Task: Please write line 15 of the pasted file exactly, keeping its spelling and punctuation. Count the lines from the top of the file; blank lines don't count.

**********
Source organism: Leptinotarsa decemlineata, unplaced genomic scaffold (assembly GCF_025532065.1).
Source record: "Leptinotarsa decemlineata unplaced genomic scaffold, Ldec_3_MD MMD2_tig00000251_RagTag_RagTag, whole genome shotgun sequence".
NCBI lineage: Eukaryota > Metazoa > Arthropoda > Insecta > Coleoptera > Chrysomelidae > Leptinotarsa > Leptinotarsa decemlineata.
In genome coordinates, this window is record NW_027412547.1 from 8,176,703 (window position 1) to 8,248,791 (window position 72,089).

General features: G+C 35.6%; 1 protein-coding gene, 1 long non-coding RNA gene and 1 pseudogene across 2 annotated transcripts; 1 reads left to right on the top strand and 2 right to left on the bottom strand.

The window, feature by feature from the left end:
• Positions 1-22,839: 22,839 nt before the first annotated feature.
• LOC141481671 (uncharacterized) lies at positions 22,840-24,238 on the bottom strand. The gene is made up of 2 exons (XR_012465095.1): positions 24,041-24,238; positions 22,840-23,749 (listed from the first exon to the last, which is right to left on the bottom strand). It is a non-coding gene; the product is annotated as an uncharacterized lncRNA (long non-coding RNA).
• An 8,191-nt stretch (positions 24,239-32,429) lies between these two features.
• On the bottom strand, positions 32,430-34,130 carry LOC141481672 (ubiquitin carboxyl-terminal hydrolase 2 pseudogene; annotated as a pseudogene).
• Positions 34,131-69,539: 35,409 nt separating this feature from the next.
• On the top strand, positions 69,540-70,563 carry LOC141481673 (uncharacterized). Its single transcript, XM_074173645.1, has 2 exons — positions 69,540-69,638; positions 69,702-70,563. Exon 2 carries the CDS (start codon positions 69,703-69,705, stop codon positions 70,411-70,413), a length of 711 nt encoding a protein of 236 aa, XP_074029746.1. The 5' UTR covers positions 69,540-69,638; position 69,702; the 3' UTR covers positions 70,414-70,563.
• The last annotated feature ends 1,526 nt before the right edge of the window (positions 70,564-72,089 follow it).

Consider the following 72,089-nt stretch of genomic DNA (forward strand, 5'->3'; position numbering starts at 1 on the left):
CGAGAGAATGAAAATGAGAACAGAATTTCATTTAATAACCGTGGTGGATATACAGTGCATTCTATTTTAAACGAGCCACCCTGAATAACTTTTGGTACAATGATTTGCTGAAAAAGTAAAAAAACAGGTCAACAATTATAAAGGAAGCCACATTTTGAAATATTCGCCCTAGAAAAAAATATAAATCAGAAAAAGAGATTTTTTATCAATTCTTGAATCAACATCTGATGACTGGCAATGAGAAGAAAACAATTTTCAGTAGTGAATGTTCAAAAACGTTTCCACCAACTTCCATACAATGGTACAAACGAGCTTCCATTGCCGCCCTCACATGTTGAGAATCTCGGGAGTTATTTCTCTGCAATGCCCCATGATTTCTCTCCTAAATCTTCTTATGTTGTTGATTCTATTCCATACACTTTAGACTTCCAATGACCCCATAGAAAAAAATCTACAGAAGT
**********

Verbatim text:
CGAGAGAATGAAAATGAGAACAGAATTTCATTTAATAACCGTGGTGGATATACAGTGCATTCTATTTTAAACGAGCCACCCTGAATAACTTTTGGTACAATGATTTGCTGAAAAAGTAAAAAAACAGGTCAACAATTATAAAGGAAGCCACATTTTGAAATATTCGCCCTAGAAAAAAATATAAATCAGAAAAAGAGATTTTTTATCAATTCTTGAATCAACATCTGATGACTGGCAATGAGAAGAAAACAATTTTCAGTAGTGAATGTTCAAAAACGTTTCCACCAACTTCCATACAATGGTACAAACGAGCTTCCATTGCCGCCCTCACATGTTGAGAATCTCGGGAGTTATTTCTCTGCAATGCCCCATGATTTCTCTCCTAAATCTTCTTATGTTGTTGATTCTATTCCATACACTTTAGACTTCCAATGACCCCATAGAAAAAAATCTACAGAAGT